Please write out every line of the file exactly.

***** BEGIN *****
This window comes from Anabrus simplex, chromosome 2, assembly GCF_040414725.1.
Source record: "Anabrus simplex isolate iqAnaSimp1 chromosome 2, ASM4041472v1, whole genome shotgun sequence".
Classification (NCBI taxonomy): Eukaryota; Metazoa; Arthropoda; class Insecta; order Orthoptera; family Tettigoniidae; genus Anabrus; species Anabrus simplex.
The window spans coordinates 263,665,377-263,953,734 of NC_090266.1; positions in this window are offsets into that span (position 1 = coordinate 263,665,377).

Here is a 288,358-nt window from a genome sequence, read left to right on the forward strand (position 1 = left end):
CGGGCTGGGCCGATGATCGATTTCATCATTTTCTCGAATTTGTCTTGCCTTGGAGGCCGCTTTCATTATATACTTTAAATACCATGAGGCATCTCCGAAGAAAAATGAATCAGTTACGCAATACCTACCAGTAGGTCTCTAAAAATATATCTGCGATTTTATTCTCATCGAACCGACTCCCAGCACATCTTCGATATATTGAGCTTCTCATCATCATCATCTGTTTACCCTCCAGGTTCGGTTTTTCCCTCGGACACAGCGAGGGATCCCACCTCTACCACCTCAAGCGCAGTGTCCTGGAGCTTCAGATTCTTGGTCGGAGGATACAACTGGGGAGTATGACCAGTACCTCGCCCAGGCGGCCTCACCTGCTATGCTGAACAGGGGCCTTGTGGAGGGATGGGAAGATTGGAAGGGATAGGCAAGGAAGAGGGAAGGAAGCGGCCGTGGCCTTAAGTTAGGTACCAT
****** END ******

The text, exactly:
This window comes from Anabrus simplex, chromosome 2, assembly GCF_040414725.1.
Source record: "Anabrus simplex isolate iqAnaSimp1 chromosome 2, ASM4041472v1, whole genome shotgun sequence".
Classification (NCBI taxonomy): Eukaryota; Metazoa; Arthropoda; class Insecta; order Orthoptera; family Tettigoniidae; genus Anabrus; species Anabrus simplex.
The window spans coordinates 263,665,377-263,953,734 of NC_090266.1; positions in this window are offsets into that span (position 1 = coordinate 263,665,377).

Here is a 288,358-nt window from a genome sequence, read left to right on the forward strand (position 1 = left end):
CGGGCTGGGCCGATGATCGATTTCATCATTTTCTCGAATTTGTCTTGCCTTGGAGGCCGCTTTCATTATATACTTTAAATACCATGAGGCATCTCCGAAGAAAAATGAATCAGTTACGCAATACCTACCAGTAGGTCTCTAAAAATATATCTGCGATTTTATTCTCATCGAACCGACTCCCAGCACATCTTCGATATATTGAGCTTCTCATCATCATCATCTGTTTACCCTCCAGGTTCGGTTTTTCCCTCGGACACAGCGAGGGATCCCACCTCTACCACCTCAAGCGCAGTGTCCTGGAGCTTCAGATTCTTGGTCGGAGGATACAACTGGGGAGTATGACCAGTACCTCGCCCAGGCGGCCTCACCTGCTATGCTGAACAGGGGCCTTGTGGAGGGATGGGAAGATTGGAAGGGATAGGCAAGGAAGAGGGAAGGAAGCGGCCGTGGCCTTAAGTTAGGTACCAT